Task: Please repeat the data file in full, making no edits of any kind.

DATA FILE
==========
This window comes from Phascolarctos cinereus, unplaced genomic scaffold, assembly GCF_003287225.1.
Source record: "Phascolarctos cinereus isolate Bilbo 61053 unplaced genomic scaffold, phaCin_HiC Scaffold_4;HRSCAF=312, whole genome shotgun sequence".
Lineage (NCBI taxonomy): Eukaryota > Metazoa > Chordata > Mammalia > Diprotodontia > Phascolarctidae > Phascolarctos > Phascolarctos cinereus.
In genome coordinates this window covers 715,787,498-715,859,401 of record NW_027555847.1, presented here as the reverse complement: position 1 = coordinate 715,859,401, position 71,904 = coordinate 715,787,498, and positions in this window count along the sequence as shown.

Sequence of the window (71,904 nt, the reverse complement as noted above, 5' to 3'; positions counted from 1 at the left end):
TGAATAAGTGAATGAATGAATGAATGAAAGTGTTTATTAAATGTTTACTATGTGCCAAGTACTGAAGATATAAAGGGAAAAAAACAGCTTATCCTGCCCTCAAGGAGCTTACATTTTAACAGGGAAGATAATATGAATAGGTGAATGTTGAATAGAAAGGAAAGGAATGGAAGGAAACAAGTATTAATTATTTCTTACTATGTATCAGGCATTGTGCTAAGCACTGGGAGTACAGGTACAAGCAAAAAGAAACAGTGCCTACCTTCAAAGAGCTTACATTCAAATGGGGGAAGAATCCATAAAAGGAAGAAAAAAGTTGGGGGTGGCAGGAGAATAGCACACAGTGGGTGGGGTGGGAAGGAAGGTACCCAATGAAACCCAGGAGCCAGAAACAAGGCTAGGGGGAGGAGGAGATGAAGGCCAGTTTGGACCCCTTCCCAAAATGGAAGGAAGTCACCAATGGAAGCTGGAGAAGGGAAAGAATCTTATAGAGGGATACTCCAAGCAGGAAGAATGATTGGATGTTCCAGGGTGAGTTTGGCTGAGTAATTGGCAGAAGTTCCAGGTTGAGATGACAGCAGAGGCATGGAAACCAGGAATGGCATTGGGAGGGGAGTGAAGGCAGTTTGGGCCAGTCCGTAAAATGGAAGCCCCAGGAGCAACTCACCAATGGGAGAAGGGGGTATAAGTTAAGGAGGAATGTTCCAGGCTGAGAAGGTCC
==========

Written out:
This window comes from Phascolarctos cinereus, unplaced genomic scaffold, assembly GCF_003287225.1.
Source record: "Phascolarctos cinereus isolate Bilbo 61053 unplaced genomic scaffold, phaCin_HiC Scaffold_4;HRSCAF=312, whole genome shotgun sequence".
Lineage (NCBI taxonomy): Eukaryota > Metazoa > Chordata > Mammalia > Diprotodontia > Phascolarctidae > Phascolarctos > Phascolarctos cinereus.
In genome coordinates this window covers 715,787,498-715,859,401 of record NW_027555847.1, presented here as the reverse complement: position 1 = coordinate 715,859,401, position 71,904 = coordinate 715,787,498, and positions in this window count along the sequence as shown.

Sequence of the window (71,904 nt, the reverse complement as noted above, 5' to 3'; positions counted from 1 at the left end):
TGAATAAGTGAATGAATGAATGAATGAAAGTGTTTATTAAATGTTTACTATGTGCCAAGTACTGAAGATATAAAGGGAAAAAAACAGCTTATCCTGCCCTCAAGGAGCTTACATTTTAACAGGGAAGATAATATGAATAGGTGAATGTTGAATAGAAAGGAAAGGAATGGAAGGAAACAAGTATTAATTATTTCTTACTATGTATCAGGCATTGTGCTAAGCACTGGGAGTACAGGTACAAGCAAAAAGAAACAGTGCCTACCTTCAAAGAGCTTACATTCAAATGGGGGAAGAATCCATAAAAGGAAGAAAAAAGTTGGGGGTGGCAGGAGAATAGCACACAGTGGGTGGGGTGGGAAGGAAGGTACCCAATGAAACCCAGGAGCCAGAAACAAGGCTAGGGGGAGGAGGAGATGAAGGCCAGTTTGGACCCCTTCCCAAAATGGAAGGAAGTCACCAATGGAAGCTGGAGAAGGGAAAGAATCTTATAGAGGGATACTCCAAGCAGGAAGAATGATTGGATGTTCCAGGGTGAGTTTGGCTGAGTAATTGGCAGAAGTTCCAGGTTGAGATGACAGCAGAGGCATGGAAACCAGGAATGGCATTGGGAGGGGAGTGAAGGCAGTTTGGGCCAGTCCGTAAAATGGAAGCCCCAGGAGCAACTCACCAATGGGAGAAGGGGGTATAAGTTAAGGAGGAATGTTCCAGGCTGAGAAGGTCC